Why do we jump to conclusions?

San Diego Chargers fan Anthony Balistreri lights a candle while wearing a replica Junior Seau NFL football jersey in front of Seau's restaurant, Wednesday, May 2, 2012, in San Diego. The former NFL star was found shot to death at his home in what police confirmed to be a suicide. He was 43. (AP Photo/Gregory Bull)


AP Photo

Human nature is a funny thing.

In sports, whenever a groundbreaking story hits the news, people want an immediate explanation for why it happened. So the 24/7 sports media jumps on the air/internet and begins drafting up a reason for why it occurred.

We’re all guilty of falling into this trap — like I said, it’s human nature. We need to have an answer for a problem, because we seek resolution everywhere in life. In the Internet Age, that has become even more necessary.

We have to know why, and we have to know it now.

So when future Hall of Fame NFL linebacker Junior Seau was found dead in his California, we had to know, immediately, the reason why he died. Past tragedies of this sort narrowed it down to two likely causes — either his wife/girlfriend killed him, or he killed himself.

Those are the two options we’ve been given in most cases when a 40-something former football player dies. So before he was even confirmed dead by most media outlets, people ruled it as a suicide.

Is that the right way to go about a man’s death? No … but we have an insatiable desire to put a label on every sports story and file it into the appropriate area of sports news.

Yesterday, the speculation verified — it was a suicide that ended Seau’s life, according to local law enforcement. But what if we were wrong? Most of us would feel pretty bad about that, much like we did when we spread the false news that Joe Paterno had died, several days before he actually did pass away.

I’m not trying to stand on my ivory tower and tell you I’m any different than the rest of the sports world. In fact, I might be one of the worst when it comes to jumping to conclusions in the sports world. I love to speculate. It’s gotten me into trouble in the past.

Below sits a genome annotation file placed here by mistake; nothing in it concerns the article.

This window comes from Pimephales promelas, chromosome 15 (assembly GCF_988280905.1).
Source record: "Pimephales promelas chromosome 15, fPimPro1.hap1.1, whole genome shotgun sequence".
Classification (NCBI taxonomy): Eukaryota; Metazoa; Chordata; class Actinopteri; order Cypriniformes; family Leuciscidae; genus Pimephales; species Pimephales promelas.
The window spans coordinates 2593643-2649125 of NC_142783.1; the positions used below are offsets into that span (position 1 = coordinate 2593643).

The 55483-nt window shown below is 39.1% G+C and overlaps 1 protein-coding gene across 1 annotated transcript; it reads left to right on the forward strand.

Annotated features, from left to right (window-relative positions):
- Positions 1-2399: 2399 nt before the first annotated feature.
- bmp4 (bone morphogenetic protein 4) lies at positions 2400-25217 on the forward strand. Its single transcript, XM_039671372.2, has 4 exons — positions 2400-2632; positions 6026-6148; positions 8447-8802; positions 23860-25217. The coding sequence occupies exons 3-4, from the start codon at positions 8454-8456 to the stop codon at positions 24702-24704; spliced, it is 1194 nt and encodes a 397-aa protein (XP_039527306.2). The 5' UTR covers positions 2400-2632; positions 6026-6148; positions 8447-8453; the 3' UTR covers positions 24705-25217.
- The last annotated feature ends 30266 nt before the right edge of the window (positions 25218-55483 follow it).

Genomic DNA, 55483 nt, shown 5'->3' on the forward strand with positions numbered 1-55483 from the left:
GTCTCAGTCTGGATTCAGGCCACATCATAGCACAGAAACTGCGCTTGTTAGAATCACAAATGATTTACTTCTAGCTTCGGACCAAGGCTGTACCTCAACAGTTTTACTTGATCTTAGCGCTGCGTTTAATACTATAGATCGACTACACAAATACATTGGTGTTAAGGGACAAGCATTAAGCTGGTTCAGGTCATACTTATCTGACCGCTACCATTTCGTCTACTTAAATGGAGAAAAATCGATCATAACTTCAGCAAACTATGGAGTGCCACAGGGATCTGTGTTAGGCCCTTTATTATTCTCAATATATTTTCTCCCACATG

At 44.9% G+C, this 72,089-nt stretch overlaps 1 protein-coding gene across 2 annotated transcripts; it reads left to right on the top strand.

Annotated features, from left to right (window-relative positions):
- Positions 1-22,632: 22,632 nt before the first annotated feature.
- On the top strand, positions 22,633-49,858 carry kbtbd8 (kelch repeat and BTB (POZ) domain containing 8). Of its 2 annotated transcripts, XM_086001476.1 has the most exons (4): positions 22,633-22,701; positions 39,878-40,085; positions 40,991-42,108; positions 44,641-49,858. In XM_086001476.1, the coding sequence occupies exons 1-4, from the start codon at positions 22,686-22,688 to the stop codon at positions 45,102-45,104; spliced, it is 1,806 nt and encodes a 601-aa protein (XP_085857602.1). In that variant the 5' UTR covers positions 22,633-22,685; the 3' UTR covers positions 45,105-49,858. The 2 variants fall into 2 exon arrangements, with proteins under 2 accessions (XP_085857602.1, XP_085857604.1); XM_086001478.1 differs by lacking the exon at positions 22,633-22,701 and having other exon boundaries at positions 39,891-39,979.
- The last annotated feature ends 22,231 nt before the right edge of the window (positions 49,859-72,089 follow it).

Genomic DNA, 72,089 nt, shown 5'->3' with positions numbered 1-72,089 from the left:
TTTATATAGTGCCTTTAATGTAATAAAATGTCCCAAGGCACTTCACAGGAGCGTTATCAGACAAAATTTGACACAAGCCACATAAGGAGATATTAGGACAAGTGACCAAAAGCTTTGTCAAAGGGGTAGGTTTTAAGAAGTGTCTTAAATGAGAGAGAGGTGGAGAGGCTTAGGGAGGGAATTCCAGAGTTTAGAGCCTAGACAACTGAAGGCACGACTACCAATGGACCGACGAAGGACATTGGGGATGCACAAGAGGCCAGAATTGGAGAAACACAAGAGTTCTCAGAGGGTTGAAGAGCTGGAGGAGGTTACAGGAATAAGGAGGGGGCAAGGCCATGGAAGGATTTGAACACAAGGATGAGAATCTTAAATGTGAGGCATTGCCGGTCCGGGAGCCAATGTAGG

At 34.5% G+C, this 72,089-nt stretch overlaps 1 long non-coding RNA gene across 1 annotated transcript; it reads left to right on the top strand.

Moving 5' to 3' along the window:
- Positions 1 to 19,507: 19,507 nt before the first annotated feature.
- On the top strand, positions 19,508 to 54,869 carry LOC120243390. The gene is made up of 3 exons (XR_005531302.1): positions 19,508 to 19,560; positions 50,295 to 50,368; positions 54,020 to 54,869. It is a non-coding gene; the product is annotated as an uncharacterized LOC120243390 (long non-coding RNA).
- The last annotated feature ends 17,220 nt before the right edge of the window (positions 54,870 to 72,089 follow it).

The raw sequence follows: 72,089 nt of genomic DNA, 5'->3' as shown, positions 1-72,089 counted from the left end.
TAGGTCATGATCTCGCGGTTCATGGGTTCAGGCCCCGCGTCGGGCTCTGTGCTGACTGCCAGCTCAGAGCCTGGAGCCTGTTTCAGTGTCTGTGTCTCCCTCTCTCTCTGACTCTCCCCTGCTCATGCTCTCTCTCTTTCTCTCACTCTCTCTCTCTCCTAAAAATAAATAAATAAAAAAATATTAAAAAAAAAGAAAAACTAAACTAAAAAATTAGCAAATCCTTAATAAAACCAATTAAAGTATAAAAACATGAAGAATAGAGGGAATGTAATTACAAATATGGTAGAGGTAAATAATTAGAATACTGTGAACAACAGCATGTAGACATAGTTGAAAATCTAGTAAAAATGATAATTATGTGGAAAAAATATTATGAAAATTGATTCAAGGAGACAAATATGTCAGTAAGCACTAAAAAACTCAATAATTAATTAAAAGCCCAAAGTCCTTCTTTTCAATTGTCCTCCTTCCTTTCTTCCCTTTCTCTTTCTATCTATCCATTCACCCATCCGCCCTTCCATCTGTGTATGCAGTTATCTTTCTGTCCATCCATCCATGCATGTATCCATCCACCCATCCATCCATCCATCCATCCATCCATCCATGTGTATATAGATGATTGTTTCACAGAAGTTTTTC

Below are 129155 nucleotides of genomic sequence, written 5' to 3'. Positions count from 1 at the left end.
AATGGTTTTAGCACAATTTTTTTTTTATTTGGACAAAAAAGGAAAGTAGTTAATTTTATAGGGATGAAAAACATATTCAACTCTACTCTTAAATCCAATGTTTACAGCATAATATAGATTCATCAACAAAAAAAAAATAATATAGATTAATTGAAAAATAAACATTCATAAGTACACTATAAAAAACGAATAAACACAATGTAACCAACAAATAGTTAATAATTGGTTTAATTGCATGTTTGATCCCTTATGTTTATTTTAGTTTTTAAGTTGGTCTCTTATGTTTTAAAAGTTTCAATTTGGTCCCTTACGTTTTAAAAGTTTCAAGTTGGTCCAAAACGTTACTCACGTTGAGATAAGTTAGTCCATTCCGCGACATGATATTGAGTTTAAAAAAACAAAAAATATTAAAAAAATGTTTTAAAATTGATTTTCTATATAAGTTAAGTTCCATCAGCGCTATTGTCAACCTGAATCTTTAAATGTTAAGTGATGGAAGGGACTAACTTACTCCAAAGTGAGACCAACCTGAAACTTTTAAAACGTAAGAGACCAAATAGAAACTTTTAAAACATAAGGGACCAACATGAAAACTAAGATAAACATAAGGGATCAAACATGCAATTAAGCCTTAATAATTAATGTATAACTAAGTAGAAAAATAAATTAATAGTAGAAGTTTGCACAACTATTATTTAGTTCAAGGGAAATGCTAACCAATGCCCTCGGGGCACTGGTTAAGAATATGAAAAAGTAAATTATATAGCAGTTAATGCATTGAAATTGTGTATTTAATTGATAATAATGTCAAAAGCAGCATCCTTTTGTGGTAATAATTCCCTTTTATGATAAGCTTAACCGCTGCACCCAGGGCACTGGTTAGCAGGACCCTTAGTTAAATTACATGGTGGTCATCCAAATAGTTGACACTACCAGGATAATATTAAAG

Full disclosure: one of the first thoughts that went through my head, after hearing the Seau news, was this: “I’ll never let my kids play football … ever.” But how do we, or I, know Seau killed himself because of the head trauma involved in a long football career? Other players suffering that fate doesn’t guarantee Seau killed himself for the same reason.

Another case — prior to yesterday’s Yankees-Royals game, legendary Yanks closer Mariano Rivera went down in a heap on the Kauffman Stadium warning track while shagging balls during batting practice. After being carted off the field and undergoing an MRI, it was revealed Rivera had a torn ACL.

His farewell season was suddenly over, and it was because he was playing outfield during batting practice.

Doesn’t seem to make much sense, right?

That’s what people said as soon as they heard the news. What was he doing out there? A closer fielding balls during batting practice? That’s just negligent!

But then, those in-the-know defended Rivera. How else would he get loose before a game? Why not shag fly balls?

What happened when Ravens linebacker Terrell Suggs tore his Achilles tendon this week? Some speculated that he hurt himself while playing a basketball game, while others said it was during a conditioning drill.

Does it matter which one it really was?

Suggs texted ESPN to say that it was the conditioning drill that led to his offseason injury, but these guys can’t live in a bubble when they’re off the football field. They have to stay in shape all 12 months, and they’re only going to do that by being active.

But we have to know the answer so we can close that story in our own minds. We speculate because it can help hold us over until we find the real answer.

It’s human nature, but it can be really inhumane sometimes.

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